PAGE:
An able and influential member of the Illinois bar, Steven C. Lewis has
long enjoyed a substantial law practice, and now, as county judge of
Richland county, is fast building up an enviable reputation as a wise and
impartial dispenser of justice. A son of the late William Lewis, he was born
September 12, 1862, in Lawrence county, Illinois, of pioneer stock. His
paternal grandfather, Joseph Lewis, migrated from North Carolina to Illinois
in an early period of its settlement, and having taken up land from the
government improved a good homestead, on which he spent his remaining days.
Born in North Carolina, William Lewis was but a child when he came with his parents to Lawrence county, Illinois. He was brought up on the home farm, and continued the pursuit of agriculture during his entire life, being quite successful in his operations. A man of sterling integrity, he was held in high respect throughout the community. He was a Democrat in his political views, but he was not an office seeker. He married Mary Gaddy, who was born in Tennessee, and came to Illinois with her parents in childhood. Her father, James Gaddy, served as a soldier in the Black Hawk war. Migrating from Tennessee to Illinois, he took up a tract of government land in Lawrence county, and having improved a good farm was thereafter engaged in tilling the soil until his death.
Receiving his early education in the public schools of Lawrence and Wabash counties, Illinois, Steven C. Lewis began working on the home farm. His tastes and ambitions, however, as is natural to a man of his mental calibre, turned towards a professional life, and he began to read law under Judge Hugh Fields. Having concluded his studies under the instruction of Judge Frank C. Meserve, Mr. Lewis was admitted to the bar in 1892, and immediately began the practice of his chosen profession at Sumner, Illinois, where he met with such encouraging success that he continued there -sixteen years. Coming to Olney, Illinois, in 1908, Mr. Lewis immediately became prominent not only in professional circles, but in public affairs, within a year being elected city attorney. In 1911 he was nominated for county judge on the Republican ticket, and notwithstanding that the county is a Democratic stronghold was elected by a good majority, his vote at the polls bespeaking his popularity with all classes of people, regardless of party affiliations. Judge Lewis is admitted to practice in all the courts, and has a large and remunerative patronage. Starting in life as a farmer's lad, he has gradually climbed the ladder of success, and through his own efforts has become exceedingly prosperous, in addition to having a valuable practice being the owner of two highly improved farms and city property of value. Fraternally the Judge is prominent in Masonic circles, being a member of Sumner Lodge, No. 364, Ancient Free and Accepted Order of Masons; of Chapter No. 35, Royal Arch Masons; and of Gorin Commandery, No. 14, Knights Templar.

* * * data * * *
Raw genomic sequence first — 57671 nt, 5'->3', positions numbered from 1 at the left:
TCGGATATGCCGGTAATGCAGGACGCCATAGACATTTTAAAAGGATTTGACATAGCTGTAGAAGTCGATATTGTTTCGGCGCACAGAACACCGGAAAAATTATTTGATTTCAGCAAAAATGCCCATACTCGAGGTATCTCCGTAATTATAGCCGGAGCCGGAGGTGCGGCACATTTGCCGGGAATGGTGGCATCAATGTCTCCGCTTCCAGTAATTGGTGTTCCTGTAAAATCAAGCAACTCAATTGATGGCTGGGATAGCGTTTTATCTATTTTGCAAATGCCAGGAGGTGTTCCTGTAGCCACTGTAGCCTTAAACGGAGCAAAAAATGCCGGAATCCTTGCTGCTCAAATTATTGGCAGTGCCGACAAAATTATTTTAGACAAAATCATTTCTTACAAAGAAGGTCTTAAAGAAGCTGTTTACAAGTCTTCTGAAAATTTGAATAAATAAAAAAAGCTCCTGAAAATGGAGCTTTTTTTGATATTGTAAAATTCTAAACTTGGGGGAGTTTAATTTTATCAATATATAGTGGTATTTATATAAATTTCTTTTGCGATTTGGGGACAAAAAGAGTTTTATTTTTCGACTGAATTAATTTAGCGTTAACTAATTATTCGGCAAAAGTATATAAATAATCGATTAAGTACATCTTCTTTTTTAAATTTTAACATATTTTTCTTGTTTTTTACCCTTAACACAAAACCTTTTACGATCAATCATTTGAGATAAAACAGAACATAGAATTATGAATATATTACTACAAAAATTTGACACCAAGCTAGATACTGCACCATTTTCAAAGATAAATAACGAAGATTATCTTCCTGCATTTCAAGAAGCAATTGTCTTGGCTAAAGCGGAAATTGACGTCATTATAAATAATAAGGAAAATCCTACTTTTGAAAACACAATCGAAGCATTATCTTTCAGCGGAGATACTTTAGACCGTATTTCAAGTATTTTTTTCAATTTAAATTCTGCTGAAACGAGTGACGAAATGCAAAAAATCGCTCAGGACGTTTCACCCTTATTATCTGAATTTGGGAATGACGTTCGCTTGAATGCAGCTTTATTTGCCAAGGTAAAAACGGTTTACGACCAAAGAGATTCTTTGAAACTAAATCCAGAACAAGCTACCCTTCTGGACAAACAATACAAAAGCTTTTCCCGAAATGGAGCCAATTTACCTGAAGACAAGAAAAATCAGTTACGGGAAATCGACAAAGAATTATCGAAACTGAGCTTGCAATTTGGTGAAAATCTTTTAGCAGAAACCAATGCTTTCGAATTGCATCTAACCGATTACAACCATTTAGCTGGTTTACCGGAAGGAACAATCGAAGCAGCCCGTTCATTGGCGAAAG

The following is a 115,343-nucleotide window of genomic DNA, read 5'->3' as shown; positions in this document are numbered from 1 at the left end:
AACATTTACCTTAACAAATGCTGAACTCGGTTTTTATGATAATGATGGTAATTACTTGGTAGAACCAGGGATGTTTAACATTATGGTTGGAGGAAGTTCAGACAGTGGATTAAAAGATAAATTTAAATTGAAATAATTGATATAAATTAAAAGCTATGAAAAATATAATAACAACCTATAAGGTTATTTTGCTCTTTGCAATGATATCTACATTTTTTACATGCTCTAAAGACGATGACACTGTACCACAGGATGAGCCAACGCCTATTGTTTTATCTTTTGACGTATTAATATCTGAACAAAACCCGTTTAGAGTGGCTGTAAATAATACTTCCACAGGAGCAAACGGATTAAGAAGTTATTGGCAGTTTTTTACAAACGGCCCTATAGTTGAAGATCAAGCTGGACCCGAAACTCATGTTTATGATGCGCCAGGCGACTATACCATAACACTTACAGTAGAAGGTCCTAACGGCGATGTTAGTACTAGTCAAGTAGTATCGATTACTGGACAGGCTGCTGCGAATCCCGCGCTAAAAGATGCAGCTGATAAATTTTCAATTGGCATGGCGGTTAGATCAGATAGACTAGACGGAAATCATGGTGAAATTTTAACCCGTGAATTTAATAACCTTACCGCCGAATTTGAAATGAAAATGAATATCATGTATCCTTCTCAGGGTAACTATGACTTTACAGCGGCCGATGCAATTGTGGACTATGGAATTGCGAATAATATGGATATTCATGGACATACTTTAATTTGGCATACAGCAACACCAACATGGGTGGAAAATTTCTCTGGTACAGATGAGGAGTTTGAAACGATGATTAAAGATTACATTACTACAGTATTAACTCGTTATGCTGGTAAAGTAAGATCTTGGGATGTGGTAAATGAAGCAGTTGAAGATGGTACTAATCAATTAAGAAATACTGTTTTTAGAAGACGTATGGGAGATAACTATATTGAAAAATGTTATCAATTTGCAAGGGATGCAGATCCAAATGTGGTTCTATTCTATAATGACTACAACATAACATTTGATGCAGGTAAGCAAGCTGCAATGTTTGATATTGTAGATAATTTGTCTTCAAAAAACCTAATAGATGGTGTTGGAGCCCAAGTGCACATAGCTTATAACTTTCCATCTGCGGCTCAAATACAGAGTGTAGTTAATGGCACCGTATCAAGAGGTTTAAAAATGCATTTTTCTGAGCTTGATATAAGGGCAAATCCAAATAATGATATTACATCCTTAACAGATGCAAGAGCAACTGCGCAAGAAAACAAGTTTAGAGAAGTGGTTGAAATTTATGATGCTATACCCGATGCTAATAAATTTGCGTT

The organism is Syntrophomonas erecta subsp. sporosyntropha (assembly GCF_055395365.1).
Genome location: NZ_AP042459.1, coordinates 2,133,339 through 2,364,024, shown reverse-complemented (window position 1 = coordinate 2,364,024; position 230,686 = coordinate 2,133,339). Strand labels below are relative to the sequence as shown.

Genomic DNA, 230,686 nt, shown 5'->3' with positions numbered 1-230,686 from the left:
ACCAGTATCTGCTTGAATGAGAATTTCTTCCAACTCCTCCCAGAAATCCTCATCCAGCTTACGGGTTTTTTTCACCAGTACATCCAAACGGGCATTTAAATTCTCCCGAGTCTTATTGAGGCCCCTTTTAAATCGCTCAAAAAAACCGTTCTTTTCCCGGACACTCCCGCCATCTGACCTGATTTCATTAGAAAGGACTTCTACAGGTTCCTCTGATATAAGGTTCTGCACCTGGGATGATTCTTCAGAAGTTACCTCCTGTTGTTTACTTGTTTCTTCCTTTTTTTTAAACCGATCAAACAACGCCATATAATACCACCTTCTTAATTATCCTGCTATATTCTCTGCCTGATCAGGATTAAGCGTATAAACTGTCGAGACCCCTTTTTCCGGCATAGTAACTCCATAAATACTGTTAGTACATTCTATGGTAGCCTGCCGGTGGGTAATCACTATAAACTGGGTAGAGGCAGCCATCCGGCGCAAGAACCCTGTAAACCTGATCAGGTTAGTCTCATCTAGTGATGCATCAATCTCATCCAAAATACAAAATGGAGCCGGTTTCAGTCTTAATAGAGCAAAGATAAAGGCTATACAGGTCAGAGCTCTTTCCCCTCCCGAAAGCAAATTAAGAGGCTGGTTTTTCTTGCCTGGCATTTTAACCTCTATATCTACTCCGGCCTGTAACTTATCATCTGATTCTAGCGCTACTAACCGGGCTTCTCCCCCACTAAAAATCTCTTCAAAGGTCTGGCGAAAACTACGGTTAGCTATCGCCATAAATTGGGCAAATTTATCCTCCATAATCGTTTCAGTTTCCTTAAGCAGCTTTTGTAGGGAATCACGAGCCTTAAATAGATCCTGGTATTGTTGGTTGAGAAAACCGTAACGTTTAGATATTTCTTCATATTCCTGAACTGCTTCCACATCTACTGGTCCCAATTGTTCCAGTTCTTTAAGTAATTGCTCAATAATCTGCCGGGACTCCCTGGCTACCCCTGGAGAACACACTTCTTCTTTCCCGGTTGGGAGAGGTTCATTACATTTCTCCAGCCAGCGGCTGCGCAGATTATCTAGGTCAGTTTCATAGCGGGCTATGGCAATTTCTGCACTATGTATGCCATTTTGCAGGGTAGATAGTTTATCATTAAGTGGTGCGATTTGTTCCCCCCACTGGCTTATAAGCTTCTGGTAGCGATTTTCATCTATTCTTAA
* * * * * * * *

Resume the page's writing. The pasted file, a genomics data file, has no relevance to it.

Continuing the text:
Judge Lewis married, in 1880, Elizabeth Wright, a daughter of Rev. James B. Wright, a preacher in the Christian church, who as a pioneer of Lawrence county entered land from the government, and on the farm which he improved spent his remaining years. The Judge and Mrs. Lewis are the parents of five children, namely: Gallic, wife of F. W. Westall, a dry goods merchant in Sumner, Illinois; Olive M., a school teacher, who is highly educated, and in addition to having traveled extensively in the United States will spend the summer of 1912 in Europe; Ethel D., a teacher in the Bridgeport, Illinois, high school; 0. E., a lawyer, in partnership with his father, is prominent in fraternal circles, being a Mason and a leading member of the Benevolent and Protective Order of Elks; and Lawrence D., who is attending school. Judge Lewis and his family are members of the Christian church, and in their everyday life exemplify its teachings.
Extracted 13 Nov 2018 by Norma Hass from 1912 History of Southern Illinois, pages 1273-1274.